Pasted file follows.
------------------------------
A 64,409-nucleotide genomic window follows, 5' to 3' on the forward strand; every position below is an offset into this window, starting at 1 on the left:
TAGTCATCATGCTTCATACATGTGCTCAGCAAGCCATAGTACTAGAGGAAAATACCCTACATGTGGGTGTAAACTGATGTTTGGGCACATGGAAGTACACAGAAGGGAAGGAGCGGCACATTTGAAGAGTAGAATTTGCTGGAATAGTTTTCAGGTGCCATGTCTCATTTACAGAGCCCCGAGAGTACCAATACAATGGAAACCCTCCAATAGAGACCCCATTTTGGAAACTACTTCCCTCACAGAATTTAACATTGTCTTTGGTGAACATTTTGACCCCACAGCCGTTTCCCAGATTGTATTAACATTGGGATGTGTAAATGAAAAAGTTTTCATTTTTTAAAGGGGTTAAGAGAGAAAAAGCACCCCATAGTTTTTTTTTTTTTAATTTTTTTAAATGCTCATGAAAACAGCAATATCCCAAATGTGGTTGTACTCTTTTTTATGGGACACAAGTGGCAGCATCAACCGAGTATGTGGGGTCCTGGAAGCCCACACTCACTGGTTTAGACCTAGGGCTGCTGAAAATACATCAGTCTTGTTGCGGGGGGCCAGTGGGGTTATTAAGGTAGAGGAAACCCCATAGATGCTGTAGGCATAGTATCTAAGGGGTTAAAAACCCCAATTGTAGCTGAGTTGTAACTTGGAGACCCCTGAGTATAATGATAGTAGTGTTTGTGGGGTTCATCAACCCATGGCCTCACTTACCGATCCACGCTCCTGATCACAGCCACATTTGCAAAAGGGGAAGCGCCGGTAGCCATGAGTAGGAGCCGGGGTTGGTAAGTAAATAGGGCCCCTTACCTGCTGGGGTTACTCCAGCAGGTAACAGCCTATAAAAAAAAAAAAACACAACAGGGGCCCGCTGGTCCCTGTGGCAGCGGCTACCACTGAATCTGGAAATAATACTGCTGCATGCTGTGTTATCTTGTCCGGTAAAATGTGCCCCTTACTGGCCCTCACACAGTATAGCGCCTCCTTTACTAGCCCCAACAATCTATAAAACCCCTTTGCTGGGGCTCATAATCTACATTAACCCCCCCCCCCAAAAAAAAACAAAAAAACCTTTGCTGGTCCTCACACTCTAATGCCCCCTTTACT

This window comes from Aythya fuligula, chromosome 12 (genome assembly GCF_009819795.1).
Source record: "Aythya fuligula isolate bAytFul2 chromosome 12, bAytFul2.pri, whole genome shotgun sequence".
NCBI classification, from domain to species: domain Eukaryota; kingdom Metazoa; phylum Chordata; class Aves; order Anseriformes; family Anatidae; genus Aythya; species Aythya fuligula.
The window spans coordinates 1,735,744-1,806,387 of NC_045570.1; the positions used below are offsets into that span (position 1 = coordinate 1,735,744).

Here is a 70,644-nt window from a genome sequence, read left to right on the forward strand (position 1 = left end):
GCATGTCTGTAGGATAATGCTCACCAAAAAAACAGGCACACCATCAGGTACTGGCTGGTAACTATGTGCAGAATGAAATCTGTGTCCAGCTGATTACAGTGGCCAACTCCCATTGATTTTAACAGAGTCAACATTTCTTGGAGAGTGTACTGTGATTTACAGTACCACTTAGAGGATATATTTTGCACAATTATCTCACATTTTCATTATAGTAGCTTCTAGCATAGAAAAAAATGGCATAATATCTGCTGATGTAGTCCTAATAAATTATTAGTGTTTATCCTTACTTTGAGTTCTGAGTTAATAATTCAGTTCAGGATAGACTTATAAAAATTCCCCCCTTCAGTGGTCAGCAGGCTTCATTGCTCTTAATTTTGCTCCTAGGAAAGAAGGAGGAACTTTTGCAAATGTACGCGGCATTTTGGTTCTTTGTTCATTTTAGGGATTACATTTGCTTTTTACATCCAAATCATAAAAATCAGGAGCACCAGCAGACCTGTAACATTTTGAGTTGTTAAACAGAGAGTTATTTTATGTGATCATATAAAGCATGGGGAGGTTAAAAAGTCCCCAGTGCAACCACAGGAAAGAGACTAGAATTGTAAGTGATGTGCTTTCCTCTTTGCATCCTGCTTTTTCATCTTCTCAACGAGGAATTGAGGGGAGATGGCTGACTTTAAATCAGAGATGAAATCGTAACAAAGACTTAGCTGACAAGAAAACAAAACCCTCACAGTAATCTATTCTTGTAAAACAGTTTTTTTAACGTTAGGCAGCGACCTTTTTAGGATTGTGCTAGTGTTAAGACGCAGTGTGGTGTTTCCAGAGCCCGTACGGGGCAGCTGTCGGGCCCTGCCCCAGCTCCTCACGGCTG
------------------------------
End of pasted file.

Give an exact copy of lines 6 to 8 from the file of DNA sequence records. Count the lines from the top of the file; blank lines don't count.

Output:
The window spans coordinates 1,735,744-1,806,387 of NC_045570.1; the positions used below are offsets into that span (position 1 = coordinate 1,735,744).

Here is a 70,644-nt window from a genome sequence, read left to right on the forward strand (position 1 = left end):
GCATGTCTGTAGGATAATGCTCACCAAAAAAACAGGCACACCATCAGGTACTGGCTGGTAACTATGTGCAGAATGAAATCTGTGTCCAGCTGATTACAGTGGCCAACTCCCATTGATTTTAACAGAGTCAACATTTCTTGGAGAGTGTACTGTGATTTACAGTACCACTTAGAGGATATATTTTGCACAATTATCTCACATTTTCATTATAGTAGCTTCTAGCATAGAAAAAAATGGCATAATATCTGCTGATGTAGTCCTAATAAATTATTAGTGTTTATCCTTACTTTGAGTTCTGAGTTAATAATTCAGTTCAGGATAGACTTATAAAAATTCCCCCCTTCAGTGGTCAGCAGGCTTCATTGCTCTTAATTTTGCTCCTAGGAAAGAAGGAGGAACTTTTGCAAATGTACGCGGCATTTTGGTTCTTTGTTCATTTTAGGGATTACATTTGCTTTTTACATCCAAATCATAAAAATCAGGAGCACCAGCAGACCTGTAACATTTTGAGTTGTTAAACAGAGAGTTATTTTATGTGATCATATAAAGCATGGGGAGGTTAAAAAGTCCCCAGTGCAACCACAGGAAAGAGACTAGAATTGTAAGTGATGTGCTTTCCTCTTTGCATCCTGCTTTTTCATCTTCTCAACGAGGAATTGAGGGGAGATGGCTGACTTTAAATCAGAGATGAAATCGTAACAAAGACTTAGCTGACAAGAAAACAAAACCCTCACAGTAATCTATTCTTGTAAAACAGTTTTTTTAACGTTAGGCAGCGACCTTTTTAGGATTGTGCTAGTGTTAAGACGCAGTGTGGTGTTTCCAGAGCCCGTACGGGGCAGCTGTCGGGCCCTGCCCCAGCTCCTCACGGCTG